SEC deposition shows Zuckerberg misled Congress about Cambridge Analytica timeline

In 2019, Zuckerberg told Congress he found out about the firm in 2018.

Erin Scott / Reuters

Meta CEO Mark Zuckerberg misled Congress and the American public about how early he knew about the threat Cambridge Analytica posed to Facebook user privacy, according to a newly published US Securities and Exchange Commission document. The sworn deposition was obtained by Zamaan Qureshi, a policy advisor with the Real Facebook Oversight Board.

On February 19th, 2019, Zuckerberg told the SEC he was aware of Cambridge Analytica at least as early as 2017. At the start of that year, Zuckerberg sent an email to Facebook staff asking about an article Motherboard published about the data firm. The Vice News outlet was one of the first English-language publications to detail Cambridge Analytica's use of online data to build psychographic profiles.

The SEC asked Zuckerberg if that was the first time he had become aware of the firm. "I think that's probably right," he told the Commission. "My guess is I heard of them before. And that this was after seeing a couple of mentions of what they were claiming to do, I wanted to ask people who I trusted what their assessment was."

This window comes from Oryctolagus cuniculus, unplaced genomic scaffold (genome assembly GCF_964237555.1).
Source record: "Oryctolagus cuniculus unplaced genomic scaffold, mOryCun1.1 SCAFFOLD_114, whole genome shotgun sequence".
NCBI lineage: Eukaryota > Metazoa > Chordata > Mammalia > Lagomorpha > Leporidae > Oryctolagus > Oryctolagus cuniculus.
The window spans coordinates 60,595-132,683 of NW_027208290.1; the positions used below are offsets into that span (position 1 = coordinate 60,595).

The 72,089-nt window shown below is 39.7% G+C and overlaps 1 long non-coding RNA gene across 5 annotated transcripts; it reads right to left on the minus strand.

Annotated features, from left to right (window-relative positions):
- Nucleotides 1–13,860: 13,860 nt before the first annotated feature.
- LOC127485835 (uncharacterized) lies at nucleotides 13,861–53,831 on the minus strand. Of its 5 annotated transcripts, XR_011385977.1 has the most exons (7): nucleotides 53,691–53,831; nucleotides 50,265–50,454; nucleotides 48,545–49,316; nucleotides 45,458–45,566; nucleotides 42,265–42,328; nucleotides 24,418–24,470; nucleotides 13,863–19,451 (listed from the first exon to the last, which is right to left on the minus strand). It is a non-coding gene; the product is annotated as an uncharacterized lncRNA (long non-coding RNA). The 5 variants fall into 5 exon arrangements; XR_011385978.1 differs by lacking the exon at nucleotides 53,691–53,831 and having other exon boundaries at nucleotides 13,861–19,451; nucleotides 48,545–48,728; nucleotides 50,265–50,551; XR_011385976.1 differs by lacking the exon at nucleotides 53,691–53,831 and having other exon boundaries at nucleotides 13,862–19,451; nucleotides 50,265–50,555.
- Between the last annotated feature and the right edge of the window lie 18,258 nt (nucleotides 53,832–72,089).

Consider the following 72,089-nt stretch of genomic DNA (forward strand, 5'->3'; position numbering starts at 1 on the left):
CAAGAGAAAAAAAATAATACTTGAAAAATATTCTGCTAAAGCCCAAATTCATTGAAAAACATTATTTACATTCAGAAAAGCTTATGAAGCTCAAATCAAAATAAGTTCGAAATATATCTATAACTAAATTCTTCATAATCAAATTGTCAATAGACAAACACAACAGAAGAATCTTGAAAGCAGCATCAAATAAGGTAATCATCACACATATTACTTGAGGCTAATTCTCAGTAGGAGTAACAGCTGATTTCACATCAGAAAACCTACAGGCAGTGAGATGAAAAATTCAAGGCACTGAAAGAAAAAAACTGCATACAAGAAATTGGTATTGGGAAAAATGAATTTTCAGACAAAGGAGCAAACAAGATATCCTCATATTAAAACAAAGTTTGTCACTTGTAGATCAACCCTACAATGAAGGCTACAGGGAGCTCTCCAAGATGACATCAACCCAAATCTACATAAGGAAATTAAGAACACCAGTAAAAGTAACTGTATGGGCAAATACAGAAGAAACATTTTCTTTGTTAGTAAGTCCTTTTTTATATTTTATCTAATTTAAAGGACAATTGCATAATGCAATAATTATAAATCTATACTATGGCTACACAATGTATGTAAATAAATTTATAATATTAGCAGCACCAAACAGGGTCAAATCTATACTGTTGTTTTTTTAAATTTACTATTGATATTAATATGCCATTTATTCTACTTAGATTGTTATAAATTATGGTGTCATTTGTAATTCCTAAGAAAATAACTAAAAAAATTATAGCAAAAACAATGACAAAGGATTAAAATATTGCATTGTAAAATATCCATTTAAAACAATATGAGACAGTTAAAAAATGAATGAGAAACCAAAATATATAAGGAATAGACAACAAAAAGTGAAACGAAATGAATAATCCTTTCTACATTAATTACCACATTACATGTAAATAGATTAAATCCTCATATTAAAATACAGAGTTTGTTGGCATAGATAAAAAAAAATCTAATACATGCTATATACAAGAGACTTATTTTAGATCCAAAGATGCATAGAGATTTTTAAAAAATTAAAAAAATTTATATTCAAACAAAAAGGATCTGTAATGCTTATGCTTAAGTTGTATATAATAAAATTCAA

Zuckerberg also considered explicitly calling out Cambridge Analytica in a statement he made about Facebook's attempts to combat Russian election meddling in the fall of 2017. His first draft called for him to state: "We are already looking into foreign actors including Russian intelligence actors in other Soviet states and organizations like Cambridge Analytica.” However, on the day of the livestream, he at best alluded to the firm, saying Facebook was investigating "organizations like the campaigns, to further our understanding of how they used our tools.”

The timeline Zuckerberg provided to the SEC contradicts the one he gave during sworn testimony before the House Financial Services Committee on October 23rd, 2019. "I'm not sure of the exact time, but it was probably around the time it became public, I think it was around March of 2018. I could be wrong, though," he told Representative Alexandria Ocasio-Cortez.

When asked to comment on Real Facebook Oversight Board's findings, Meta pointed Engadget to its 2019 Federal Trade Commission settlement, which saw the company agree to pay $5 billion in financial penalties and implement new privacy measures. “This has been a settled case for over three years," a Meta spokesperson added. The office of Alexandria Ocasio-Cortez did not immediately respond to Engadget's comment request.

The findings are likely to prompt new questions about Facebook's handling of Cambridge Analytica. To this day, the scandal is the largest in Meta's history. The data firm harvested information from as many as 87 million Facebook profiles and may have passed on that data to Donald Trump's 2016 presidential campaign and the Brexit campaign.

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